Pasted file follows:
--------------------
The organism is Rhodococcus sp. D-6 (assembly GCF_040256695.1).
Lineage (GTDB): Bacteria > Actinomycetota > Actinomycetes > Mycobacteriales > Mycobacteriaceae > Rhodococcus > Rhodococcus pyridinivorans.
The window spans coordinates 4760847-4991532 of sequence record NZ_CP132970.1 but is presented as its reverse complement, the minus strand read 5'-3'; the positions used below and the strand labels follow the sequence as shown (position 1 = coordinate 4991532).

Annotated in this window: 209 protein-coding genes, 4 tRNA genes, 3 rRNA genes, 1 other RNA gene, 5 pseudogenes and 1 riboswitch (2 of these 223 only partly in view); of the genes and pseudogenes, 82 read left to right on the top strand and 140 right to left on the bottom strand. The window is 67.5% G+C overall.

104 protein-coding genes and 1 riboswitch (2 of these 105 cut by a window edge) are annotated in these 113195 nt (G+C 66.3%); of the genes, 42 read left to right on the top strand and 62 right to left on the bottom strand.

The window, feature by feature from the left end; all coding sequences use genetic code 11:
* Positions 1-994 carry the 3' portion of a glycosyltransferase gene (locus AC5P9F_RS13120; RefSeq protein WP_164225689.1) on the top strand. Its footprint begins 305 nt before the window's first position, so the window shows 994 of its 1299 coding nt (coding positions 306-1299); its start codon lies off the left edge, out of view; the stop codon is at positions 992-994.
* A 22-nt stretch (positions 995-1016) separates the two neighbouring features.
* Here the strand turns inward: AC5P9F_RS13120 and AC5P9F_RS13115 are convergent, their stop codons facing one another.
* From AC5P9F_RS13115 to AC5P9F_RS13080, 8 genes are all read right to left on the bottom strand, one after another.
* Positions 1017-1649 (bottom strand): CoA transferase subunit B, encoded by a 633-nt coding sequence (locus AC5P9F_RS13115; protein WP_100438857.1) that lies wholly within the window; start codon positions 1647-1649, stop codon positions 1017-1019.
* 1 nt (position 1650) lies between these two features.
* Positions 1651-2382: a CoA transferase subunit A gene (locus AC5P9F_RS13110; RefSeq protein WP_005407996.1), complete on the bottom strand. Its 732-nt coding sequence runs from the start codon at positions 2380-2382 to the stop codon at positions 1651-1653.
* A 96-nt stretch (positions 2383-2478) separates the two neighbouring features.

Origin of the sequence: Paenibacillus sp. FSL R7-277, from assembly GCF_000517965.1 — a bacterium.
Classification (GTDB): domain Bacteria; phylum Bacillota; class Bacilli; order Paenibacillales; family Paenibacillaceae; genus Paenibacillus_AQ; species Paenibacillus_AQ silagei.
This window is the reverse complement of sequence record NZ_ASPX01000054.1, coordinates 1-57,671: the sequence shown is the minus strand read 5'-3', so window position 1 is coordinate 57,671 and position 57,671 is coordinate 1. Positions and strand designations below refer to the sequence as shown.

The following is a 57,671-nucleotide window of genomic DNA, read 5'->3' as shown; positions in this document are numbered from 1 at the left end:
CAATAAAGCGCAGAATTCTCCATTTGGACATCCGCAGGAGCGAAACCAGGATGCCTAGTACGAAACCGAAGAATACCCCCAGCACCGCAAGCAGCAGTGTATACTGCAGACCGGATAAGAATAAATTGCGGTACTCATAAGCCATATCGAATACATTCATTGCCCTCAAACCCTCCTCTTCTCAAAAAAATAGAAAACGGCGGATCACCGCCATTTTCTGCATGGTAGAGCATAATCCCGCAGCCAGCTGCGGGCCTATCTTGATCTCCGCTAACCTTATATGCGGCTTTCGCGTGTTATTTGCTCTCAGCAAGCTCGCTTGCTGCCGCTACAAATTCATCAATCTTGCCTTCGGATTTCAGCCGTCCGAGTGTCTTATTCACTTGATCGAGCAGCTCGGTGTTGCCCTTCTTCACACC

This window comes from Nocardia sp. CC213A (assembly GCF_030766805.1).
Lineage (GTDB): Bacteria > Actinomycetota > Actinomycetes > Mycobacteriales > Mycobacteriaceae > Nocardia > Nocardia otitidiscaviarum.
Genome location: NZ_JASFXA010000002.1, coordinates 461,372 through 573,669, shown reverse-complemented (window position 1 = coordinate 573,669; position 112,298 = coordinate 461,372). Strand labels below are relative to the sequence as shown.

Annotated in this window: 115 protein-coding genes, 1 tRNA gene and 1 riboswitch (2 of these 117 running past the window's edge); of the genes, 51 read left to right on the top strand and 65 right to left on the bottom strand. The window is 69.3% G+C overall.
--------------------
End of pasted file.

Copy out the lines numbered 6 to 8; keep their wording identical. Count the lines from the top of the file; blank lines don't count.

The window, feature by feature from the left end; all coding sequences use genetic code 11:
* Positions 1-994 carry the 3' portion of a glycosyltransferase gene (locus AC5P9F_RS13120; RefSeq protein WP_164225689.1) on the top strand. Its footprint begins 305 nt before the window's first position, so the window shows 994 of its 1299 coding nt (coding positions 306-1299); its start codon lies off the left edge, out of view; the stop codon is at positions 992-994.
* A 22-nt stretch (positions 995-1016) separates the two neighbouring features.